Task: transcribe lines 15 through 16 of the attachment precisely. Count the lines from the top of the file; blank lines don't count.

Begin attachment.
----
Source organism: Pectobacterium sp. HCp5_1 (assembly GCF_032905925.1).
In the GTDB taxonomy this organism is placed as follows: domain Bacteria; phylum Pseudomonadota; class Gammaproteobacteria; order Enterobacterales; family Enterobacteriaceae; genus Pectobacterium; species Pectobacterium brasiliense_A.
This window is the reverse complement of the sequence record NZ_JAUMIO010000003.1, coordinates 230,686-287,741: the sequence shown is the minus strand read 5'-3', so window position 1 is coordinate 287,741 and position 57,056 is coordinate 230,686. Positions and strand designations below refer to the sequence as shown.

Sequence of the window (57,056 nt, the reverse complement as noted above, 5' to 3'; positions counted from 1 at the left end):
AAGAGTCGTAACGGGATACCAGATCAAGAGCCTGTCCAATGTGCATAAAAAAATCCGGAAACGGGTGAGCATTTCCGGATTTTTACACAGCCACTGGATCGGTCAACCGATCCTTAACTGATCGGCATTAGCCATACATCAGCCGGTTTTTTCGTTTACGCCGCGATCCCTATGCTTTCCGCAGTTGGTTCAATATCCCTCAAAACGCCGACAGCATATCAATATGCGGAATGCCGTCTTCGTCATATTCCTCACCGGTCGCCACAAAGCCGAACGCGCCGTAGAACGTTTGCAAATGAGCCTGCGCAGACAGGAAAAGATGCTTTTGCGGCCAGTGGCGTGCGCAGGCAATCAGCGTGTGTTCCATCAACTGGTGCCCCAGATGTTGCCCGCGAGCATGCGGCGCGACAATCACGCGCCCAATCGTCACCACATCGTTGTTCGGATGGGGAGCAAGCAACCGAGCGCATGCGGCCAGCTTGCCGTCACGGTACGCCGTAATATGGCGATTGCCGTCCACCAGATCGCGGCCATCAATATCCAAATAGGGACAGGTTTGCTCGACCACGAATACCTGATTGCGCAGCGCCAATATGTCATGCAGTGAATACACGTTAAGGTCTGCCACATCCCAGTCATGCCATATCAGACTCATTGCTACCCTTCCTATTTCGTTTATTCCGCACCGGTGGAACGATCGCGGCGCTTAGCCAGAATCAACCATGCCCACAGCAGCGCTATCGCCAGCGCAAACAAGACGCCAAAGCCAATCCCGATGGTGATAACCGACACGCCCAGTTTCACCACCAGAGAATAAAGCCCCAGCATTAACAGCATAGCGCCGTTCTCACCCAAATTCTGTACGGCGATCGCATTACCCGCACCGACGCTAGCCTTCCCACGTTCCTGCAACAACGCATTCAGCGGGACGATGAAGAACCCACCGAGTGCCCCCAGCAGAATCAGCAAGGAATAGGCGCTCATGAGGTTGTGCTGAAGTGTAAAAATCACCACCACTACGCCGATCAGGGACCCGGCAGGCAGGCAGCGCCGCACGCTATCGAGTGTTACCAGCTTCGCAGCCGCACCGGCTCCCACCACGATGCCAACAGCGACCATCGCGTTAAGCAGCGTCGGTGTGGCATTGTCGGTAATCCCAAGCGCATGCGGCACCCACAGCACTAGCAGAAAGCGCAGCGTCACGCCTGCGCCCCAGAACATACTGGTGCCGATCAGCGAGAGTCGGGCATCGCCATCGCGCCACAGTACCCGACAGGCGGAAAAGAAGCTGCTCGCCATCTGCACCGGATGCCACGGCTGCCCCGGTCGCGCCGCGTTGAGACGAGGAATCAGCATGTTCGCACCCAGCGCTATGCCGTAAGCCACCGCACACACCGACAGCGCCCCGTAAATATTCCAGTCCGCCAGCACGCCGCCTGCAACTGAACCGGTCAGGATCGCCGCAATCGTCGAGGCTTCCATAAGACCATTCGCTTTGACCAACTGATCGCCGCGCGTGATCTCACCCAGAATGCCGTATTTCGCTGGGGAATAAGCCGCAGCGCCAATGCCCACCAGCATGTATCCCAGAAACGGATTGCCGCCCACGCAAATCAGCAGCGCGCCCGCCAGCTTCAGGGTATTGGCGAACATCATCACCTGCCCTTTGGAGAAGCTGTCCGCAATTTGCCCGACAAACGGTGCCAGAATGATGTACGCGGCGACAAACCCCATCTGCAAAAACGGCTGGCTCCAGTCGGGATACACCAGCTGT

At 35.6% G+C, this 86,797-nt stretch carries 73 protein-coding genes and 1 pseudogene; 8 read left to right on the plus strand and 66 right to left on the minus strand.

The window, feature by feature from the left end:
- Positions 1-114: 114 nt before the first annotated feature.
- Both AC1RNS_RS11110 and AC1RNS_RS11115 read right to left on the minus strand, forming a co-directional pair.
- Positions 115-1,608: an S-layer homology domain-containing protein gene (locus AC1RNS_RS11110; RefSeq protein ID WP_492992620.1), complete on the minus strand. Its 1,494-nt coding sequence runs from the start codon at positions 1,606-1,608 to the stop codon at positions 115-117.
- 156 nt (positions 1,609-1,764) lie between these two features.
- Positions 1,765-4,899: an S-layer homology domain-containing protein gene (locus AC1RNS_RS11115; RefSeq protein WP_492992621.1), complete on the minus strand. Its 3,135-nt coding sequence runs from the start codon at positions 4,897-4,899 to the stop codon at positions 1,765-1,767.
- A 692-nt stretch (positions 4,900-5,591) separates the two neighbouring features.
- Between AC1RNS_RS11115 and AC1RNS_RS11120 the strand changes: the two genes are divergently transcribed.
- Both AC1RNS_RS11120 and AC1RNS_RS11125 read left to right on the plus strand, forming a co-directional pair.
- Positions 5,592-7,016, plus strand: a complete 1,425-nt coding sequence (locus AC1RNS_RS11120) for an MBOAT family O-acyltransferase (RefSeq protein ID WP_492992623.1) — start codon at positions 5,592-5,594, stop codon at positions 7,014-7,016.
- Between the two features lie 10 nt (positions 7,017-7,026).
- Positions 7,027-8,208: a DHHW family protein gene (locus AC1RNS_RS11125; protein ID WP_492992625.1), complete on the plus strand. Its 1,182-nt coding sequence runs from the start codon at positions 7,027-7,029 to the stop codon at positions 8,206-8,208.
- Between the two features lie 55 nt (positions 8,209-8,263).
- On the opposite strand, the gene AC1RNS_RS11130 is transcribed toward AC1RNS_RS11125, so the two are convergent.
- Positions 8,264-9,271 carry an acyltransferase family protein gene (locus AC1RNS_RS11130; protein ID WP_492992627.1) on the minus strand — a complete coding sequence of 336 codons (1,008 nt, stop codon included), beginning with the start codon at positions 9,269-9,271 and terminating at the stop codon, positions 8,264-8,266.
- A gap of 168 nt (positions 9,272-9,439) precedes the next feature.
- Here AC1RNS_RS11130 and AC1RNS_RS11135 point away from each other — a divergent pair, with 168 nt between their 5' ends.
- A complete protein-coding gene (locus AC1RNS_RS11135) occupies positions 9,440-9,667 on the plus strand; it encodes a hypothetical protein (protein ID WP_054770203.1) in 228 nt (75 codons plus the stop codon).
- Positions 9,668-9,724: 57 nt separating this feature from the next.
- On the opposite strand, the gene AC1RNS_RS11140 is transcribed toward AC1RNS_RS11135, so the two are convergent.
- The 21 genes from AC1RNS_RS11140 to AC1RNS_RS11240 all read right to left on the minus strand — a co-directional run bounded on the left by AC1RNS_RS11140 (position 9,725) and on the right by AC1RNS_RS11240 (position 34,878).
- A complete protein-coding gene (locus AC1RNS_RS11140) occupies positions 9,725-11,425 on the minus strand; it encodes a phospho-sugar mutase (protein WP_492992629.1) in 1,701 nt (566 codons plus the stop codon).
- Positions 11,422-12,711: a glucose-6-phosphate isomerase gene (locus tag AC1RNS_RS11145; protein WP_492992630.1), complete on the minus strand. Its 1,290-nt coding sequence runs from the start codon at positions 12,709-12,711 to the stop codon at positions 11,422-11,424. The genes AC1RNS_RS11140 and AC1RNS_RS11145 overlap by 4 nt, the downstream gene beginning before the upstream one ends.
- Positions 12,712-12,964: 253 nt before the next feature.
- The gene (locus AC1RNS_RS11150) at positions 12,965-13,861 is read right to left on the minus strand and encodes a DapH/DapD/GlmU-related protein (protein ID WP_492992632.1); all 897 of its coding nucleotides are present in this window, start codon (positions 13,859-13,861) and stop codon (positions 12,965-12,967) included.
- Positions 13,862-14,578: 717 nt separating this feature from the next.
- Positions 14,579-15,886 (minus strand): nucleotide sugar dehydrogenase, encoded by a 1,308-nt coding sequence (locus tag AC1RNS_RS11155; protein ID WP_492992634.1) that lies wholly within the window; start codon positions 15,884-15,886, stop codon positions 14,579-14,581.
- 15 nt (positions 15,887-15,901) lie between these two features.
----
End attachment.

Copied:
- Both AC1RNS_RS11120 and AC1RNS_RS11125 read left to right on the plus strand, forming a co-directional pair.
- Positions 5,592-7,016, plus strand: a complete 1,425-nt coding sequence (locus AC1RNS_RS11120) for an MBOAT family O-acyltransferase (RefSeq protein ID WP_492992623.1) — start codon at positions 5,592-5,594, stop codon at positions 7,014-7,016.